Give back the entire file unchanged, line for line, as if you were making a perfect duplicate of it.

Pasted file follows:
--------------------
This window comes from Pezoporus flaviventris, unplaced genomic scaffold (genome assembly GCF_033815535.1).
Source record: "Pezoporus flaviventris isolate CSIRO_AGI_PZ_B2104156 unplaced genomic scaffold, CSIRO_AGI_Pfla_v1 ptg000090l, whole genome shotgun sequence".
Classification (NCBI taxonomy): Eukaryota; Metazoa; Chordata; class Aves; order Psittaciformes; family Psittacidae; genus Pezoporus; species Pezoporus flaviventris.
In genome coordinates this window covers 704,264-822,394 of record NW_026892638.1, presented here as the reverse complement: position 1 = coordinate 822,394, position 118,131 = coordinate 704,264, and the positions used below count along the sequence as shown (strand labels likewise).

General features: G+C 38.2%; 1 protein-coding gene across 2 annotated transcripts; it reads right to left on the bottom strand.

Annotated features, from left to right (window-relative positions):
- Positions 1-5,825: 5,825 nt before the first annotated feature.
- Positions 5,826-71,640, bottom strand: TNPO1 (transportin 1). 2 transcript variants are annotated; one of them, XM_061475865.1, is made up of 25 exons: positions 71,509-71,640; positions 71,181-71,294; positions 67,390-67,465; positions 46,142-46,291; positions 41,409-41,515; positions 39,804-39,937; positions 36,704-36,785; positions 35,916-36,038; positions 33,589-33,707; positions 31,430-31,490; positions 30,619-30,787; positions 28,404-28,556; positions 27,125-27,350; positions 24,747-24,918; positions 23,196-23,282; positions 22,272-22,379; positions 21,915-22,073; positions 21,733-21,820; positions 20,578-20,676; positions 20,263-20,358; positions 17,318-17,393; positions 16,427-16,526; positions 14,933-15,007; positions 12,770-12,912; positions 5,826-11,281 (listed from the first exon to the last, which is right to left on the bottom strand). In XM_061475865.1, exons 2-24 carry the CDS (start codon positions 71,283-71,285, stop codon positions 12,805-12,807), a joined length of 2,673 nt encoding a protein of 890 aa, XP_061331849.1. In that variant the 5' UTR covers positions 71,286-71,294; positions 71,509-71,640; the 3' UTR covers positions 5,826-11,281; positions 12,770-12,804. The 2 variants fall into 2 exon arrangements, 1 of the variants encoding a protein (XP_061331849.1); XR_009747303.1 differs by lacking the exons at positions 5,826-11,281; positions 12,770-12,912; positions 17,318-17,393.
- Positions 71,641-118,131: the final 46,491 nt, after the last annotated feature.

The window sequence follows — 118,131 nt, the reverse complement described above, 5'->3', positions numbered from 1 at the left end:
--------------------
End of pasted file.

This window comes from Pezoporus flaviventris, unplaced genomic scaffold (genome assembly GCF_033815535.1).
Source record: "Pezoporus flaviventris isolate CSIRO_AGI_PZ_B2104156 unplaced genomic scaffold, CSIRO_AGI_Pfla_v1 ptg000090l, whole genome shotgun sequence".
Classification (NCBI taxonomy): Eukaryota; Metazoa; Chordata; class Aves; order Psittaciformes; family Psittacidae; genus Pezoporus; species Pezoporus flaviventris.
In genome coordinates this window covers 704,264-822,394 of record NW_026892638.1, presented here as the reverse complement: position 1 = coordinate 822,394, position 118,131 = coordinate 704,264, and the positions used below count along the sequence as shown (strand labels likewise).

General features: G+C 38.2%; 1 protein-coding gene across 2 annotated transcripts; it reads right to left on the bottom strand.

Annotated features, from left to right (window-relative positions):
- Positions 1-5,825: 5,825 nt before the first annotated feature.
- Positions 5,826-71,640, bottom strand: TNPO1 (transportin 1). 2 transcript variants are annotated; one of them, XM_061475865.1, is made up of 25 exons: positions 71,509-71,640; positions 71,181-71,294; positions 67,390-67,465; positions 46,142-46,291; positions 41,409-41,515; positions 39,804-39,937; positions 36,704-36,785; positions 35,916-36,038; positions 33,589-33,707; positions 31,430-31,490; positions 30,619-30,787; positions 28,404-28,556; positions 27,125-27,350; positions 24,747-24,918; positions 23,196-23,282; positions 22,272-22,379; positions 21,915-22,073; positions 21,733-21,820; positions 20,578-20,676; positions 20,263-20,358; positions 17,318-17,393; positions 16,427-16,526; positions 14,933-15,007; positions 12,770-12,912; positions 5,826-11,281 (listed from the first exon to the last, which is right to left on the bottom strand). In XM_061475865.1, exons 2-24 carry the CDS (start codon positions 71,283-71,285, stop codon positions 12,805-12,807), a joined length of 2,673 nt encoding a protein of 890 aa, XP_061331849.1. In that variant the 5' UTR covers positions 71,286-71,294; positions 71,509-71,640; the 3' UTR covers positions 5,826-11,281; positions 12,770-12,804. The 2 variants fall into 2 exon arrangements, 1 of the variants encoding a protein (XP_061331849.1); XR_009747303.1 differs by lacking the exons at positions 5,826-11,281; positions 12,770-12,912; positions 17,318-17,393.
- Positions 71,641-118,131: the final 46,491 nt, after the last annotated feature.

The window sequence follows — 118,131 nt, the reverse complement described above, 5'->3', positions numbered from 1 at the left end: